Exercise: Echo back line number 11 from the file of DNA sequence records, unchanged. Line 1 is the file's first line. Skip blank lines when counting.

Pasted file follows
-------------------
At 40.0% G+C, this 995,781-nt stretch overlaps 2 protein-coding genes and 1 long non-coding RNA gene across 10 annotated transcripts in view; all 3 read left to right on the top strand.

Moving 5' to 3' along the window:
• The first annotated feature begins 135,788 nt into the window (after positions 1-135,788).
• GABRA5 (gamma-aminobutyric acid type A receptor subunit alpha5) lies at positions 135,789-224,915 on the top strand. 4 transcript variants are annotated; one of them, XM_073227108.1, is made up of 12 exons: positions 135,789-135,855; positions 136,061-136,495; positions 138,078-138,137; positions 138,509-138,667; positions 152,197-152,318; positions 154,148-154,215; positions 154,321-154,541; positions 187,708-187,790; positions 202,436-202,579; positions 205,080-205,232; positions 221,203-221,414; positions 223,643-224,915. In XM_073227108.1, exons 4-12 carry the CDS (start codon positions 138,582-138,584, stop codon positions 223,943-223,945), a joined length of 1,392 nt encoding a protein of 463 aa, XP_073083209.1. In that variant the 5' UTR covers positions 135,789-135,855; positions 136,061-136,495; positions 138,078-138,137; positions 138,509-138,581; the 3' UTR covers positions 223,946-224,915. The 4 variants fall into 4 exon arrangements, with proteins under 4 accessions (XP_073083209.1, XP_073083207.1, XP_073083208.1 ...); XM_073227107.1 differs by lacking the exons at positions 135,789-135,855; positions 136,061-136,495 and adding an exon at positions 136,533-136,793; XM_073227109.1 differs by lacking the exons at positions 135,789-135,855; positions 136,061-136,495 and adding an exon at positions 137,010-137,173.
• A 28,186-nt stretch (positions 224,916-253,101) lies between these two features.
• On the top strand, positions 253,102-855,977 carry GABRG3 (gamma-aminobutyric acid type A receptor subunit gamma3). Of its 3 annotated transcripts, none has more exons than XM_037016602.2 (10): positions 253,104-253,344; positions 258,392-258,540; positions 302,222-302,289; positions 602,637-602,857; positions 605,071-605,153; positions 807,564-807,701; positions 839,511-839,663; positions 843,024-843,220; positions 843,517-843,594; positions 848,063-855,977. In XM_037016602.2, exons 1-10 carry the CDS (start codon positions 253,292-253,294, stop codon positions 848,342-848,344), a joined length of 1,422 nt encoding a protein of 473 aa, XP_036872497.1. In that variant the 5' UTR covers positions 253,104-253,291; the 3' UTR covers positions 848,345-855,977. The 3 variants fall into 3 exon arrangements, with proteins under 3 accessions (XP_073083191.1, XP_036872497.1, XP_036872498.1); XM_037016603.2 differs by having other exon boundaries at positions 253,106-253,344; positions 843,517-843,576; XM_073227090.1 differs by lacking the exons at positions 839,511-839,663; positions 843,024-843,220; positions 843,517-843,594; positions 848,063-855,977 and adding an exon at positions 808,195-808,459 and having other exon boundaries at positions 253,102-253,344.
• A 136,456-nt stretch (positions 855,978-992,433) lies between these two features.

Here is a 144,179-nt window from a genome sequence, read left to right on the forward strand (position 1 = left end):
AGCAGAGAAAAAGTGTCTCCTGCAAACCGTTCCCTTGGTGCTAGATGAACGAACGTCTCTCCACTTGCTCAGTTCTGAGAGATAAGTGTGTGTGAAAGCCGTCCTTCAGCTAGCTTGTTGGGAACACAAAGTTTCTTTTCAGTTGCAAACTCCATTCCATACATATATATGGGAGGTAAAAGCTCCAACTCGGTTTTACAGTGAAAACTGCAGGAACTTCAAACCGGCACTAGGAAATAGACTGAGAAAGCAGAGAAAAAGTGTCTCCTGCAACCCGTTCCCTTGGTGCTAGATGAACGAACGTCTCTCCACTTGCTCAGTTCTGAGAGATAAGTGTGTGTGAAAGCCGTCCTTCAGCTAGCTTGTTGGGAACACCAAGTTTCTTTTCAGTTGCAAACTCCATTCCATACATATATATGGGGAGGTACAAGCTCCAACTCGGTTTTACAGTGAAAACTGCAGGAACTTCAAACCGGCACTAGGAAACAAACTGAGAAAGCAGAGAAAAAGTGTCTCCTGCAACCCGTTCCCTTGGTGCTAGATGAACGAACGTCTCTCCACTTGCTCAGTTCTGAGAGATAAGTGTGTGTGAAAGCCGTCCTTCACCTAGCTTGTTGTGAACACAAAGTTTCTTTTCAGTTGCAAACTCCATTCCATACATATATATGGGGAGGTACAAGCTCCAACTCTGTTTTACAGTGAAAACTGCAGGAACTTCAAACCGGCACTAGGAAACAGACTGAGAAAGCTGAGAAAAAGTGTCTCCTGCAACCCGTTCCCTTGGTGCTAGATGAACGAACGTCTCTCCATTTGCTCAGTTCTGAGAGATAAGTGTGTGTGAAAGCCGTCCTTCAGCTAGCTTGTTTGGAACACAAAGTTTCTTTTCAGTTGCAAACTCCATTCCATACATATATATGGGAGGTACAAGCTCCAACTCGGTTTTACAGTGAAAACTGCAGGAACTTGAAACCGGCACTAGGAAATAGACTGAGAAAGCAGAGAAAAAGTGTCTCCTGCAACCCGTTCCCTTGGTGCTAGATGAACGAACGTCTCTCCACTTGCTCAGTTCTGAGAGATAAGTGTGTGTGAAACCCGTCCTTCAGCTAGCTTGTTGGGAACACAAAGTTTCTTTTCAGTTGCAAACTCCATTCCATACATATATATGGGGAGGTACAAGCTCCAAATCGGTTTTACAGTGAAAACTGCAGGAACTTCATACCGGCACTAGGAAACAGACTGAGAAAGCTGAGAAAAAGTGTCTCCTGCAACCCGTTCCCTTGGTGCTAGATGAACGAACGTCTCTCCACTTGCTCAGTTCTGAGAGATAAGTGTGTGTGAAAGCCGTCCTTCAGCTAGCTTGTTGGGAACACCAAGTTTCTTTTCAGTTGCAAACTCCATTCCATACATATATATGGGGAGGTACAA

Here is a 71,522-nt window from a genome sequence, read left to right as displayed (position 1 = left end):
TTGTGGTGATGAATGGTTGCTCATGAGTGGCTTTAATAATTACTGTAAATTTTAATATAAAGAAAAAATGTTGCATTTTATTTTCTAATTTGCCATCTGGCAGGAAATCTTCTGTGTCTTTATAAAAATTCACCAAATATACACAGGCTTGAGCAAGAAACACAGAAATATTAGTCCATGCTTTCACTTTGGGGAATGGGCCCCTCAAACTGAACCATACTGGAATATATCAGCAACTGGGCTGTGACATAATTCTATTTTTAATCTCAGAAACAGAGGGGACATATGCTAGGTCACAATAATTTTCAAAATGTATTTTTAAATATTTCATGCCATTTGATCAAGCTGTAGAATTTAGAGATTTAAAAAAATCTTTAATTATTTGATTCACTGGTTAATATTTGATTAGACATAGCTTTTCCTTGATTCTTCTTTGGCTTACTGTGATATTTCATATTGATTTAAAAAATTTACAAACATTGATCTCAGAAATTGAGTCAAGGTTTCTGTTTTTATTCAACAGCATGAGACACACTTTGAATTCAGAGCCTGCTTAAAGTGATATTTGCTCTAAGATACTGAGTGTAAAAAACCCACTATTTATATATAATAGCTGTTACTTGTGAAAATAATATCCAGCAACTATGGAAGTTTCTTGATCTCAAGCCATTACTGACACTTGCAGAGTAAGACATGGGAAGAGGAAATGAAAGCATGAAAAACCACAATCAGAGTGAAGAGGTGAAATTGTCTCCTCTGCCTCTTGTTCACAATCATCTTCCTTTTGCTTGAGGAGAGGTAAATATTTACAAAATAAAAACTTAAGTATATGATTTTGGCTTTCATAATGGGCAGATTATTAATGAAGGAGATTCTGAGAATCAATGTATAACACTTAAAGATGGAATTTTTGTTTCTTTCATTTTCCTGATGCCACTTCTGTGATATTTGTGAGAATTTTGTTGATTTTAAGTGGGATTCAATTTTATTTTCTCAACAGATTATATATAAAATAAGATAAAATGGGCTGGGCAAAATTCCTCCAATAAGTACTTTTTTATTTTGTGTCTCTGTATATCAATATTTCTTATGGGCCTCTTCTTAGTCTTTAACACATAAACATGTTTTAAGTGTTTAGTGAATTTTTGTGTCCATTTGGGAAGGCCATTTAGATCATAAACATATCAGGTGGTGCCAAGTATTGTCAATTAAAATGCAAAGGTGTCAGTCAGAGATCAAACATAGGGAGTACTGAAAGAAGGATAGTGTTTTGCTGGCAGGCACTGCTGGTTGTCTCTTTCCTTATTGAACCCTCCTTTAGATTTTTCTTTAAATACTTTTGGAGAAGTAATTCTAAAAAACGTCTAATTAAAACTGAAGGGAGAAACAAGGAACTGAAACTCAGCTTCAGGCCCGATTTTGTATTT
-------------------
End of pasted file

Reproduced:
TTGTGGTGATGAATGGTTGCTCATGAGTGGCTTTAATAATTACTGTAAATTTTAATATAAAGAAAAAATGTTGCATTTTATTTTCTAATTTGCCATCTGGCAGGAAATCTTCTGTGTCTTTATAAAAATTCACCAAATATACACAGGCTTGAGCAAGAAACACAGAAATATTAGTCCATGCTTTCACTTTGGGGAATGGGCCCCTCAAACTGAACCATACTGGAATATATCAGCAACTGGGCTGTGACATAATTCTATTTTTAATCTCAGAAACAGAGGGGACATATGCTAGGTCACAATAATTTTCAAAATGTATTTTTAAATATTTCATGCCATTTGATCAAGCTGTAGAATTTAGAGATTTAAAAAAATCTTTAATTATTTGATTCACTGGTTAATATTTGATTAGACATAGCTTTTCCTTGATTCTTCTTTGGCTTACTGTGATATTTCATATTGATTTAAAAAATTTACAAACATTGATCTCAGAAATTGAGTCAAGGTTTCTGTTTTTATTCAACAGCATGAGACACACTTTGAATTCAGAGCCTGCTTAAAGTGATATTTGCTCTAAGATACTGAGTGTAAAAAACCCACTATTTATATATAATAGCTGTTACTTGTGAAAATAATATCCAGCAACTATGGAAGTTTCTTGATCTCAAGCCATTACTGACACTTGCAGAGTAAGACATGGGAAGAGGAAATGAAAGCATGAAAAACCACAATCAGAGTGAAGAGGTGAAATTGTCTCCTCTGCCTCTTGTTCACAATCATCTTCCTTTTGCTTGAGGAGAGGTAAATATTTACAAAATAAAAACTTAAGTATATGATTTTGGCTTTCATAATGGGCAGATTATTAATGAAGGAGATTCTGAGAATCAATGTATAACACTTAAAGATGGAATTTTTGTTTCTTTCATTTTCCTGATGCCACTTCTGTGATATTTGTGAGAATTTTGTTGATTTTAAGTGGGATTCAATTTTATTTTCTCAACAGATTATATATAAAATAAGATAAAATGGGCTGGGCAAAATTCCTCCAATAAGTACTTTTTTATTTTGTGTCTCTGTATATCAATATTTCTTATGGGCCTCTTCTTAGTCTTTAACACATAAACATGTTTTAAGTGTTTAGTGAATTTTTGTGTCCATTTGGGAAGGCCATTTAGATCATAAACATATCAGGTGGTGCCAAGTATTGTCAATTAAAATGCAAAGGTGTCAGTCAGAGATCAAACATAGGGAGTACTGAAAGAAGGATAGTGTTTTGCTGGCAGGCACTGCTGGTTGTCTCTTTCCTTATTGAACCCTCCTTTAGATTTTTCTTTAAATACTTTTGGAGAAGTAATTCTAAAAAACGTCTAATTAAAACTGAAGGGAGAAACAAGGAACTGAAACTCAGCTTCAGGCCCGATTTTGTATTT